U.S.-based non-resident Indian (NRI), Ramachandran Viswanathan is an unhappy man. Fighting the Government of India for a fair deal, he has been implicated in a dozen or so cases by Indian entities such as the Central Bureau of Investigation (CBI) and the Enforcement Directorate (ED). His mistake? Accusing the government (then under the Congress-led United Progressive Alliance) of treating his company unfairly. Ironically, Devas Multimedia, the company he set up, got him in trouble.
The idea of setting up Devas was to ally with the Indian Space Research Organisation (ISRO), the Indian Department of Space, and ISRO’s marketing arm Antrix, to create a hybrid platform with terrestrial and satellite components, to deliver rural broadband and digital entertainment. (Devas is an acronym for digitally enhanced video and audio services.)
Trouble started when the government annulled the contract with Devas, claiming that the spectrum and satellite technology that Devas would use was needed by the defence forces. In 2015, the International Court of Arbitration of the International Chamber of Commerce found that Antrix was liable for unfairly terminating the agreement, and awarded Devas damages worth $672 million (Rs 4,245 crore).
But that is not enough for Viswanathan. In an hour-long chat with Fortune India from his residence in the U.S., he spoke about the case, his disappointment with the treatment meted out to him, and his willingness to fight till the end. Edited excerpts:
What stage of completion was the project at when the annulment was announced?
We invested significantly in two aspects of the project. First, money was put in for the contractual obligatory payment to Antrix for developing the satellite. Second, significant investments were made in technology. Once the satellite was operational, Devas was supposed to develop the technology to deploy it as a service provider and launch in 2011. Between 2001 and 2009, we conducted full technology trials in Bengaluru, and developed the terrestrial network, devices, and components for ISRO. When you cancel a deal at such an advanced stage, you cannot recover the investments made.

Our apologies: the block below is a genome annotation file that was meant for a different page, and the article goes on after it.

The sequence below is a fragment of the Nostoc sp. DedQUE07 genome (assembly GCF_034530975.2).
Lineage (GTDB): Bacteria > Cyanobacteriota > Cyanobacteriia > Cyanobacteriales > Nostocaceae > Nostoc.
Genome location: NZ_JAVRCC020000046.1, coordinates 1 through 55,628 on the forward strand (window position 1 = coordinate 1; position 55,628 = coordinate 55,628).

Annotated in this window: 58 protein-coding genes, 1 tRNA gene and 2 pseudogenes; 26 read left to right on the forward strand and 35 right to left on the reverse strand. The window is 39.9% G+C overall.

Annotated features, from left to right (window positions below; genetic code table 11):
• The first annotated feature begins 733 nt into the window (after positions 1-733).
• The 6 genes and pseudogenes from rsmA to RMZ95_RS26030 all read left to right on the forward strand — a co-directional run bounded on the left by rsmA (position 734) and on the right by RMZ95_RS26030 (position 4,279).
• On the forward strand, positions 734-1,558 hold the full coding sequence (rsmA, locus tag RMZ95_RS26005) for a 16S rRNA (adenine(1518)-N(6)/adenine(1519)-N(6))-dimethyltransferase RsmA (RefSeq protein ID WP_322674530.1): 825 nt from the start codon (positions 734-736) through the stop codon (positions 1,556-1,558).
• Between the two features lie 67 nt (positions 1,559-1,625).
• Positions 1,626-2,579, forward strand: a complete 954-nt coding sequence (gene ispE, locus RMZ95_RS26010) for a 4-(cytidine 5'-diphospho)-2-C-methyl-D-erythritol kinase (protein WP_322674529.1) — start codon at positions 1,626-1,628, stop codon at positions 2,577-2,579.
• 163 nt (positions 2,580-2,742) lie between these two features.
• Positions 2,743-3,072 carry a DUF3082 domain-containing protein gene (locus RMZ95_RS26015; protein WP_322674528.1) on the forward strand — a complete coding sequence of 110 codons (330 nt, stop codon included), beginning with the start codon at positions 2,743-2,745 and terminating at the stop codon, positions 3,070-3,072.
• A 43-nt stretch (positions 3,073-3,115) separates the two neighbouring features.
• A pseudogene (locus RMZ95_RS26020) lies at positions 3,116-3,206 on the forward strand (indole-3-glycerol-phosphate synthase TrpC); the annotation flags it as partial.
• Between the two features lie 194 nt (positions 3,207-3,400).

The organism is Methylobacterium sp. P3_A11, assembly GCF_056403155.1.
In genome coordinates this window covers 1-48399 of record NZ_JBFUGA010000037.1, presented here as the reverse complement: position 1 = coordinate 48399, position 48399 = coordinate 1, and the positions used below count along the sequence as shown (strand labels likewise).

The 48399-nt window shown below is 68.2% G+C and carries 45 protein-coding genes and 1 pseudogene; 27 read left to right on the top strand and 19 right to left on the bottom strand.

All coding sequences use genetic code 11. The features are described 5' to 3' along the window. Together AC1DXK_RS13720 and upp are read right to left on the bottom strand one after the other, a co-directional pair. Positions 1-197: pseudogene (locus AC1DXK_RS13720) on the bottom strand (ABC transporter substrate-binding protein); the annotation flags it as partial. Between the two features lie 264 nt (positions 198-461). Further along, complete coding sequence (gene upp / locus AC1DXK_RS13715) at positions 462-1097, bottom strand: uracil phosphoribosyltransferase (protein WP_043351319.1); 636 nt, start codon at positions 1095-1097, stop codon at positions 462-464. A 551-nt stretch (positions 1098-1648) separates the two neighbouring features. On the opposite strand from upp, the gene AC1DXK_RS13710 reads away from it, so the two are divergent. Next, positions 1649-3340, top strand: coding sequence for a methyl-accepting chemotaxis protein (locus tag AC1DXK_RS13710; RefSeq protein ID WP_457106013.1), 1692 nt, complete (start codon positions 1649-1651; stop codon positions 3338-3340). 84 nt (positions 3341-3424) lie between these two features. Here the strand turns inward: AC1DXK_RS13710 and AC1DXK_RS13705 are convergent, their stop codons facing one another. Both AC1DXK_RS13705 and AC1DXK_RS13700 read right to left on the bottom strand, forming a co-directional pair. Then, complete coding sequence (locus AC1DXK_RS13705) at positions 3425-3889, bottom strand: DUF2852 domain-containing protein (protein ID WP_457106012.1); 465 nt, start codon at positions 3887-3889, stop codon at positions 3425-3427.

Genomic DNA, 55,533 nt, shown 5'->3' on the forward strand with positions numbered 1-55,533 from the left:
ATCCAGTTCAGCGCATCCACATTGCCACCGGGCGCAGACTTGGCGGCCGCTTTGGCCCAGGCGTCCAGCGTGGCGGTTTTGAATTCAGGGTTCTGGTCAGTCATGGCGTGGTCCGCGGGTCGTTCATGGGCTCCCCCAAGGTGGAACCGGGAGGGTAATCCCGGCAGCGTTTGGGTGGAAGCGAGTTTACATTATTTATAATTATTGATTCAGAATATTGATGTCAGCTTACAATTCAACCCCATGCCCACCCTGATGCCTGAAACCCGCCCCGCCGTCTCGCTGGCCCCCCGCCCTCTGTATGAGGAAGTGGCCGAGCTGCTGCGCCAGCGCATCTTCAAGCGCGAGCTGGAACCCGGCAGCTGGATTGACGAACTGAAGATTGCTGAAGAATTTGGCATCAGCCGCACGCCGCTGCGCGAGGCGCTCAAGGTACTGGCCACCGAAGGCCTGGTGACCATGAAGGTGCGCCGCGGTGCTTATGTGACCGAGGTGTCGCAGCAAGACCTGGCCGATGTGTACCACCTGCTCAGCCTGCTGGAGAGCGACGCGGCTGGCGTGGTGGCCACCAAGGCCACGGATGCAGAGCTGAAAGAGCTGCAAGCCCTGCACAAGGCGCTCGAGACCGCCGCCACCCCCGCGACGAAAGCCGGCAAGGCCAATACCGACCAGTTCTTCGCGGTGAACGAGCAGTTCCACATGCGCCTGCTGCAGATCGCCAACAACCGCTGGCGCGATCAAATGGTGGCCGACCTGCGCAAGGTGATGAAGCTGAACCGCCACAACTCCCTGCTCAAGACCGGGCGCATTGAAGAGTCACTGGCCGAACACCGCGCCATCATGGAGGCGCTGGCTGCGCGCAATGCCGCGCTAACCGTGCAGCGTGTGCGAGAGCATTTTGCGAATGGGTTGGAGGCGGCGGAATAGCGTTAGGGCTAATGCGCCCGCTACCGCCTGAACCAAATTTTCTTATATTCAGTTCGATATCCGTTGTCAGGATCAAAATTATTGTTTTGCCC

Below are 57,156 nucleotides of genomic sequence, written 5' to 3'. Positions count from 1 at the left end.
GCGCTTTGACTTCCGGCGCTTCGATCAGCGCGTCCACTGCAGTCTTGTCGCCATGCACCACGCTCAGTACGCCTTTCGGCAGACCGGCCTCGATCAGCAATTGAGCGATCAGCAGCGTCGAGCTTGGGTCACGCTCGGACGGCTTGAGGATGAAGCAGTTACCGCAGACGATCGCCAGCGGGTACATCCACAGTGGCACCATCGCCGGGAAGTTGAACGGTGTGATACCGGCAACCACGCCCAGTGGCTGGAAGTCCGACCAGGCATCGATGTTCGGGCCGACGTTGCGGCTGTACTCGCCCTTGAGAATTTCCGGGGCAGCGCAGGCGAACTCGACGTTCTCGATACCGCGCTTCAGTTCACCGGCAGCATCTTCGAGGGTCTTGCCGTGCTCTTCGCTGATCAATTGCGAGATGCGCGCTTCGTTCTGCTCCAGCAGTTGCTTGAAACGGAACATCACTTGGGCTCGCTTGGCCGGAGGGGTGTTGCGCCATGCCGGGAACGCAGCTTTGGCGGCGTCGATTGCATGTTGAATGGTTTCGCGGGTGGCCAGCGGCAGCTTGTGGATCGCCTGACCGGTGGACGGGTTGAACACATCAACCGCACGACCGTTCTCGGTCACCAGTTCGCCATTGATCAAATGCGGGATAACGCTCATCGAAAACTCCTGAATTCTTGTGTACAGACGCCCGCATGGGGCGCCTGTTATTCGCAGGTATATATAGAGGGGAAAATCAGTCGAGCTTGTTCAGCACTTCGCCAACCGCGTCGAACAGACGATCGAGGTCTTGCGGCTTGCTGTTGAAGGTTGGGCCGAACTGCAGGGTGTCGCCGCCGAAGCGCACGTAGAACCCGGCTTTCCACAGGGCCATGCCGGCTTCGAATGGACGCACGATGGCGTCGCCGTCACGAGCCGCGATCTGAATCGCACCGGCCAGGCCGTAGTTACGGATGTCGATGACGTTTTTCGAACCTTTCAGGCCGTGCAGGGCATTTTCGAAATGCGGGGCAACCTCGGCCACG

How much money did the three major investors—Deutsche Telekom, Columbia Capital, and Telecom Ventures—pump in?
The three investors joined the project between 2006 and 2008. By 2011, they had invested over $130 million, after acquiring necessary approvals from the government.
Were you kept in the loop regarding the developments [i.e., the annulment]?
Absolutely not. That was the biggest issue. We were not kept in the loop. Even the International Chamber of Commerce (ICC) tribunal pointed out that neither the company nor its shareholders were ever kept informed about the annulment for the better part of the year. Fundamentally, it was a breach of good faith. Moreover, if we had been informed, we could have helped the Indian government just as we helped the U.S. government and various investigative agencies with their defence communication needs. We have the credentials and capabilities.
How did you learn about the annulment?
We came to know about it from the press—like the rest of the public. It was only after several months that we were informed, in writing, that indeed the government had made the decision to annul the deal.
What do you have to say about the awards given out by the ICC tribunal?
The award against Antrix [the counterparty in the contract] was announced in September 2015, and it included liability and monetary damages of $672 million, with a post-award interest of 18%. The amount has gone up to nearly $750 million today. The second arbitration was regarding the Mauritian shareholders [owned by Columbia Capital and Telecom Ventures]. Here the arbitration was split into two phases: the liability phase and the monetary damages. While the Republic of India has already been found liable for breach of the Indo-Mauritius Bilateral Investment Treaty, the quantum of damages is yet to be finalised. The third arbitration is regarding Deutsche Telekom’s investment, for which the hearing was held in April in Paris, with judgment still reserved. This one is about the breach of the Indo-German treaty.
The CBI recently filed a charge sheet against you. Will it have any impact on the cases pending in other tribunals?